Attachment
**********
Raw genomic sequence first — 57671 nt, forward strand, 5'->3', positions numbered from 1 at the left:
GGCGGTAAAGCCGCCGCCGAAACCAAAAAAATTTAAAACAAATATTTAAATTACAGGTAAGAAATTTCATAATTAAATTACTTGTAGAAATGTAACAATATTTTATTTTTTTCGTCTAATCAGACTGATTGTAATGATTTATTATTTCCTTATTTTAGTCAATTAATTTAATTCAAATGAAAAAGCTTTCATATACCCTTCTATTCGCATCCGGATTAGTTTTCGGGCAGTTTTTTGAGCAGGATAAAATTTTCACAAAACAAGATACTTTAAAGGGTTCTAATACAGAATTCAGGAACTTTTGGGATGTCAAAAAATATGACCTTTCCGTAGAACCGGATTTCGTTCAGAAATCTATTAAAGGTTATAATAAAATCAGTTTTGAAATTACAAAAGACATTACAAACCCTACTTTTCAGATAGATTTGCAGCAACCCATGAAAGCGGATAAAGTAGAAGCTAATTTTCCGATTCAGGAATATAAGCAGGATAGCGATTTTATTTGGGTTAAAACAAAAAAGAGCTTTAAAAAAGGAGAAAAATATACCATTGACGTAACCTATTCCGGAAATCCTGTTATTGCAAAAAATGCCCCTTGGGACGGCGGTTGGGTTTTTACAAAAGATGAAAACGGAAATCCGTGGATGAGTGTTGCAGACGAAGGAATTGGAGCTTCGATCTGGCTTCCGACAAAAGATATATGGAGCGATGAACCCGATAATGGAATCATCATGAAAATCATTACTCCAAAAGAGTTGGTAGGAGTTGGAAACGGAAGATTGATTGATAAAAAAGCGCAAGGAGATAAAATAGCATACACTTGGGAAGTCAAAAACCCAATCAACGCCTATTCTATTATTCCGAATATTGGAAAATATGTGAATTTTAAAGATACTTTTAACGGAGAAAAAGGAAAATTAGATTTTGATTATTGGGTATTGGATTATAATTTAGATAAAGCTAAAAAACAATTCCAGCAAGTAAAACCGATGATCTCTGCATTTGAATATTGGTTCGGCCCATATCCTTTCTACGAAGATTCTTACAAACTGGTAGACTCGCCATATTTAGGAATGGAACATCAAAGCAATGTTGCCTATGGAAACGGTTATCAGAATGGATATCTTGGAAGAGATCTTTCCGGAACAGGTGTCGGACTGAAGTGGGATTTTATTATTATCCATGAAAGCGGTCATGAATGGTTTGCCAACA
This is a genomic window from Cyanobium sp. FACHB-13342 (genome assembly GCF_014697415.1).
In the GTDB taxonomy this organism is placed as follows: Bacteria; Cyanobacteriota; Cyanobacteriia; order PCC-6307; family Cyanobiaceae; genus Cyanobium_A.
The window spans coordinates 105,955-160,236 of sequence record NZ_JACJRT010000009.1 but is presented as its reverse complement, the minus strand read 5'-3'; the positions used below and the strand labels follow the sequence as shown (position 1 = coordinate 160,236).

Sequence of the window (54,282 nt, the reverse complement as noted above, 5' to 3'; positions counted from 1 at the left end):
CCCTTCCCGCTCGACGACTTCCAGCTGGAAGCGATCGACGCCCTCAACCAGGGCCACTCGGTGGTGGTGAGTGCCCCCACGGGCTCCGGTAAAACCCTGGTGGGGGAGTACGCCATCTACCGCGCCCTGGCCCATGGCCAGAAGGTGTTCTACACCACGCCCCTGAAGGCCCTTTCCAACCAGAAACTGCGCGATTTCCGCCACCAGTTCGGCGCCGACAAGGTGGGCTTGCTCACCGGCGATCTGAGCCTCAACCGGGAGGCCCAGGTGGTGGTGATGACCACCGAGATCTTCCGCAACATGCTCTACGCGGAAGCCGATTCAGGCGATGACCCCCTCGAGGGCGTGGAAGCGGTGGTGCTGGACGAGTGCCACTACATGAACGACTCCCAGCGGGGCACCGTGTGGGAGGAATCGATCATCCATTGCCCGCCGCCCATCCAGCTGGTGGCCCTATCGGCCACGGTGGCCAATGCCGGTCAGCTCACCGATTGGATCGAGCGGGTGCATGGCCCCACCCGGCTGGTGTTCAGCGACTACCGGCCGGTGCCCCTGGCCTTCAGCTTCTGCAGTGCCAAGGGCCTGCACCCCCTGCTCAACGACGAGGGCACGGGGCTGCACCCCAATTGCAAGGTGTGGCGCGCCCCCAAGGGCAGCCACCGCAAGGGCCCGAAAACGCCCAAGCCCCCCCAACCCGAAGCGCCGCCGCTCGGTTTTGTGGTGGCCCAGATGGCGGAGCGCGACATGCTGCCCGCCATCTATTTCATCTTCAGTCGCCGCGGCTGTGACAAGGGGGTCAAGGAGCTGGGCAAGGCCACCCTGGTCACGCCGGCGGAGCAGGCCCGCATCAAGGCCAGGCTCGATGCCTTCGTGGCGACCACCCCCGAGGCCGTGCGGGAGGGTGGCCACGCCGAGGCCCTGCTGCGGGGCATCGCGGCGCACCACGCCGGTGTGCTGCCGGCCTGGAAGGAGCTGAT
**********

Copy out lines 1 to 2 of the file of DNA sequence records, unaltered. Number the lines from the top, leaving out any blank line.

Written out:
Raw genomic sequence first — 57671 nt, forward strand, 5'->3', positions numbered from 1 at the left:
GGCGGTAAAGCCGCCGCCGAAACCAAAAAAATTTAAAACAAATATTTAAATTACAGGTAAGAAATTTCATAATTAAATTACTTGTAGAAATGTAACAATATTTTATTTTTTTCGTCTAATCAGACTGATTGTAATGATTTATTATTTCCTTATTTTAGTCAATTAATTTAATTCAAATGAAAAAGCTTTCATATACCCTTCTATTCGCATCCGGATTAGTTTTCGGGCAGTTTTTTGAGCAGGATAAAATTTTCACAAAACAAGATACTTTAAAGGGTTCTAATACAGAATTCAGGAACTTTTGGGATGTCAAAAAATATGACCTTTCCGTAGAACCGGATTTCGTTCAGAAATCTATTAAAGGTTATAATAAAATCAGTTTTGAAATTACAAAAGACATTACAAACCCTACTTTTCAGATAGATTTGCAGCAACCCATGAAAGCGGATAAAGTAGAAGCTAATTTTCCGATTCAGGAATATAAGCAGGATAGCGATTTTATTTGGGTTAAAACAAAAAAGAGCTTTAAAAAAGGAGAAAAATATACCATTGACGTAACCTATTCCGGAAATCCTGTTATTGCAAAAAATGCCCCTTGGGACGGCGGTTGGGTTTTTACAAAAGATGAAAACGGAAATCCGTGGATGAGTGTTGCAGACGAAGGAATTGGAGCTTCGATCTGGCTTCCGACAAAAGATATATGGAGCGATGAACCCGATAATGGAATCATCATGAAAATCATTACTCCAAAAGAGTTGGTAGGAGTTGGAAACGGAAGATTGATTGATAAAAAAGCGCAAGGAGATAAAATAGCATACACTTGGGAAGTCAAAAACCCAATCAACGCCTATTCTATTATTCCGAATATTGGAAAATATGTGAATTTTAAAGATACTTTTAACGGAGAAAAAGGAAAATTAGATTTTGATTATTGGGTATTGGATTATAATTTAGATAAAGCTAAAAAACAATTCCAGCAAGTAAAACCGATGATCTCTGCATTTGAATATTGGTTCGGCCCATATCCTTTCTACGAAGATTCTTACAAACTGGTAGACTCGCCATATTTAGGAATGGAACATCAAAGCAATGTTGCCTATGGAAACGGTTATCAGAATGGATATCTTGGAAGAGATCTTTCCGGAACAGGTGTCGGACTGAAGTGGGATTTTATTATTATCCATGAAAGCGGTCATGAATGGTTTGCCAACA